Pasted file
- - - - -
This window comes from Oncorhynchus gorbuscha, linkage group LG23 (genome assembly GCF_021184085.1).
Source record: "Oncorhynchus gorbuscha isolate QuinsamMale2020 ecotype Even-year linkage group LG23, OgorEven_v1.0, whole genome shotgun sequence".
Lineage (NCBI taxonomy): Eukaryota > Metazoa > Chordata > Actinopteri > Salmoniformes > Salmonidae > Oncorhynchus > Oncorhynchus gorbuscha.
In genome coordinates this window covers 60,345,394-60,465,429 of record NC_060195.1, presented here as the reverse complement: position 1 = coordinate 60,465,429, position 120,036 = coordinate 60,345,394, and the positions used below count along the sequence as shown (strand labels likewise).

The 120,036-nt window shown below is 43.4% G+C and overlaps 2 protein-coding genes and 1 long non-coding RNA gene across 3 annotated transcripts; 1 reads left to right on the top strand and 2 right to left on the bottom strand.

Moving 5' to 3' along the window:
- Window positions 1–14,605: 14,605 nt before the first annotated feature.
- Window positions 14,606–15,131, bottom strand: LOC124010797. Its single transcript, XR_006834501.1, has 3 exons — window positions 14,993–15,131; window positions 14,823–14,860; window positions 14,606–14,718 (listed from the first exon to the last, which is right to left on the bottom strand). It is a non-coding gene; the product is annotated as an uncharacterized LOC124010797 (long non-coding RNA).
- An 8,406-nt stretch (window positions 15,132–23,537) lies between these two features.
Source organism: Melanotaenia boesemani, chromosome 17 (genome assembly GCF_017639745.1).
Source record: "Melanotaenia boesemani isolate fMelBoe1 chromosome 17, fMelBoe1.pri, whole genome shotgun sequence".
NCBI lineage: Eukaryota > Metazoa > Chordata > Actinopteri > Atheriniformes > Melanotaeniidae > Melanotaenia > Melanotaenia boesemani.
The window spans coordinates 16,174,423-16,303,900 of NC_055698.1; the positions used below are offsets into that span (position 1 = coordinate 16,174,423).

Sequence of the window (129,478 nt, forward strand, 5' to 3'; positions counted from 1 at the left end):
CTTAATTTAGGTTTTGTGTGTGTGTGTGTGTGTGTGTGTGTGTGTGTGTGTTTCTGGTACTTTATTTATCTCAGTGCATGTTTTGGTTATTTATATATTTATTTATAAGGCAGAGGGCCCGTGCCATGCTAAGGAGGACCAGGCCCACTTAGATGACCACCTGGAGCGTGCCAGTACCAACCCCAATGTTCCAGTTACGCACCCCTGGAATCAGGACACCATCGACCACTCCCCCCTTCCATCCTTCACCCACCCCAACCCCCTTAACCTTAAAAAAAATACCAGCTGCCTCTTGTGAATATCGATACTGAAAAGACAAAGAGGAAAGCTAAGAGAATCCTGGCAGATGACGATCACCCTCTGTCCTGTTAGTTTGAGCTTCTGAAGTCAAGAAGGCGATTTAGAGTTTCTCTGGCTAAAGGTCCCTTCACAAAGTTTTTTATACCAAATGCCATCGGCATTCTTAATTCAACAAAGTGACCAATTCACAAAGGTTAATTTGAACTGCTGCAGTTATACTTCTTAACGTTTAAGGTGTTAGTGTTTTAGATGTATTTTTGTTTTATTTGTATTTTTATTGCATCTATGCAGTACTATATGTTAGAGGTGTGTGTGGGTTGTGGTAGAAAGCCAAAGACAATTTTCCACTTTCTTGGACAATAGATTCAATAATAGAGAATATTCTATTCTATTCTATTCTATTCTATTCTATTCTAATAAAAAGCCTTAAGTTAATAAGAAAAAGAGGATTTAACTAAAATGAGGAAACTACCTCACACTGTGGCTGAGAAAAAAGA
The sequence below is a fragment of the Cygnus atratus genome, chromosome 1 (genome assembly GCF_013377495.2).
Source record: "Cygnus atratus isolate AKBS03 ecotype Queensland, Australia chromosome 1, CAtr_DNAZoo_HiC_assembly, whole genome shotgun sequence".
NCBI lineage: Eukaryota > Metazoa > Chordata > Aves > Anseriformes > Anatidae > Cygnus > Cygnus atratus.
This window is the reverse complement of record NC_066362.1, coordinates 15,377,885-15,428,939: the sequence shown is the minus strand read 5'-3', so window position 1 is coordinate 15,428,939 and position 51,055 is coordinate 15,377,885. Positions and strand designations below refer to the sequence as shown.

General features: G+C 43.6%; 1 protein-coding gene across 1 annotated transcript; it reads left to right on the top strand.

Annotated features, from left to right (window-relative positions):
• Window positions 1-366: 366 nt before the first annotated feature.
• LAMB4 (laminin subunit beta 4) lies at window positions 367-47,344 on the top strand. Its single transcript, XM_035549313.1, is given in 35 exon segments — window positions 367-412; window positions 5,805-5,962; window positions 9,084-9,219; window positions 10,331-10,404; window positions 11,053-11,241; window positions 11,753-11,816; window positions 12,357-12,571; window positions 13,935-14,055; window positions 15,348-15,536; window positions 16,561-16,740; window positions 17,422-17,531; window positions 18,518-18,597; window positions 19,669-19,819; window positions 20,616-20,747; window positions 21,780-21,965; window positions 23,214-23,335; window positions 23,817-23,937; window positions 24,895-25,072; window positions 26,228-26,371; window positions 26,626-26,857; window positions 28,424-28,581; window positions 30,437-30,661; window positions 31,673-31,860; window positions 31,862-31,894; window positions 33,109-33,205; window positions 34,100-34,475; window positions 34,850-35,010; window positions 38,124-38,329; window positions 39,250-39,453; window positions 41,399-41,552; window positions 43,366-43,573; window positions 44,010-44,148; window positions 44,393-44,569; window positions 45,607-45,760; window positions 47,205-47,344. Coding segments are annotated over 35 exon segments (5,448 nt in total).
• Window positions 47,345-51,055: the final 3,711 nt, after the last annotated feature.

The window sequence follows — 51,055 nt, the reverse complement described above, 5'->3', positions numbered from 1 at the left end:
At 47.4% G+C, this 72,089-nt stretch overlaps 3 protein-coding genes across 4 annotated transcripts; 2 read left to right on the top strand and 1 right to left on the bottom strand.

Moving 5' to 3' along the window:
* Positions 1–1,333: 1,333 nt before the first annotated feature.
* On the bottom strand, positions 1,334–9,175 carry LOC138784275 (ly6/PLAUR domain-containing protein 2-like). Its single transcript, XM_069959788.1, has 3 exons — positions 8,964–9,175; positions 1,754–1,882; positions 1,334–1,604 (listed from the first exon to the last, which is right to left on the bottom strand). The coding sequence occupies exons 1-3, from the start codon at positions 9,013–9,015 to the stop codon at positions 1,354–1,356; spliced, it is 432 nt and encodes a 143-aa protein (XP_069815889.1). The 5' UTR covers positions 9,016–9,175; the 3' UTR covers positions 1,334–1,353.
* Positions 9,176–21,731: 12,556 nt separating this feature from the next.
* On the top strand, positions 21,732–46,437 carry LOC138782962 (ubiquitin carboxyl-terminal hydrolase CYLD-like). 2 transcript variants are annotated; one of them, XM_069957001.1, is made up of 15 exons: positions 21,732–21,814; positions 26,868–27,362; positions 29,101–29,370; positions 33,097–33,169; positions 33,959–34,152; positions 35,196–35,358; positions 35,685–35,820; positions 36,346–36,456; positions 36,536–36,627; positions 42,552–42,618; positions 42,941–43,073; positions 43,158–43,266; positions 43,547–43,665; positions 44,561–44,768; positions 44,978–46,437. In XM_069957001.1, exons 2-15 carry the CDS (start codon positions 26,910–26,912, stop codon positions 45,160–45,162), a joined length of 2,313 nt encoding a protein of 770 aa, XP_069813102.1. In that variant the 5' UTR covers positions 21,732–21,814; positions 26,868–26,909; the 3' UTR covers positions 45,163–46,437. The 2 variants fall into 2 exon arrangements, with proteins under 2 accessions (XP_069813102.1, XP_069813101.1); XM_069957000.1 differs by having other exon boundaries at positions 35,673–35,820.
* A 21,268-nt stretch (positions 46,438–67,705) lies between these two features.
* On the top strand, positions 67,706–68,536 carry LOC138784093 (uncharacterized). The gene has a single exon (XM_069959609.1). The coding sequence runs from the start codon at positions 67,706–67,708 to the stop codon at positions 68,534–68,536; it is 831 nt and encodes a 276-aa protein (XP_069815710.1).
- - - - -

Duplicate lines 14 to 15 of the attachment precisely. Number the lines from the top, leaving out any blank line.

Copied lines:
Sequence of the window (129,478 nt, forward strand, 5' to 3'; positions counted from 1 at the left end):
CTTAATTTAGGTTTTGTGTGTGTGTGTGTGTGTGTGTGTGTGTGTGTGTGTTTCTGGTACTTTATTTATCTCAGTGCATGTTTTGGTTATTTATATATTTATTTATAAGGCAGAGGGCCCGTGCCATGCTAAGGAGGACCAGGCCCACTTAGATGACCACCTGGAGCGTGCCAGTACCAACCCCAATGTTCCAGTTACGCACCCCTGGAATCAGGACACCATCGACCACTCCCCCCTTCCATCCTTCACCCACCCCAACCCCCTTAACCTTAAAAAAAATACCAGCTGCCTCTTGTGAATATCGATACTGAAAAGACAAAGAGGAAAGCTAAGAGAATCCTGGCAGATGACGATCACCCTCTGTCCTGTTAGTTTGAGCTTCTGAAGTCAAGAAGGCGATTTAGAGTTTCTCTGGCTAAAGGTCCCTTCACAAAGTTTTTTATACCAAATGCCATCGGCATTCTTAATTCAACAAAGTGACCAATTCACAAAGGTTAATTTGAACTGCTGCAGTTATACTTCTTAACGTTTAAGGTGTTAGTGTTTTAGATGTATTTTTGTTTTATTTGTATTTTTATTGCATCTATGCAGTACTATATGTTAGAGGTGTGTGTGGGTTGTGGTAGAAAGCCAAAGACAATTTTCCACTTTCTTGGACAATAGATTCAATAATAGAGAATATTCTATTCTATTCTATTCTATTCTATTCTATTCTAATAAAAAGCCTTAAGTTAATAAGAAAAAGAGGATTTAACTAAAATGAGGAAACTACCTCACACTGTGGCTGAGAAAAAAGA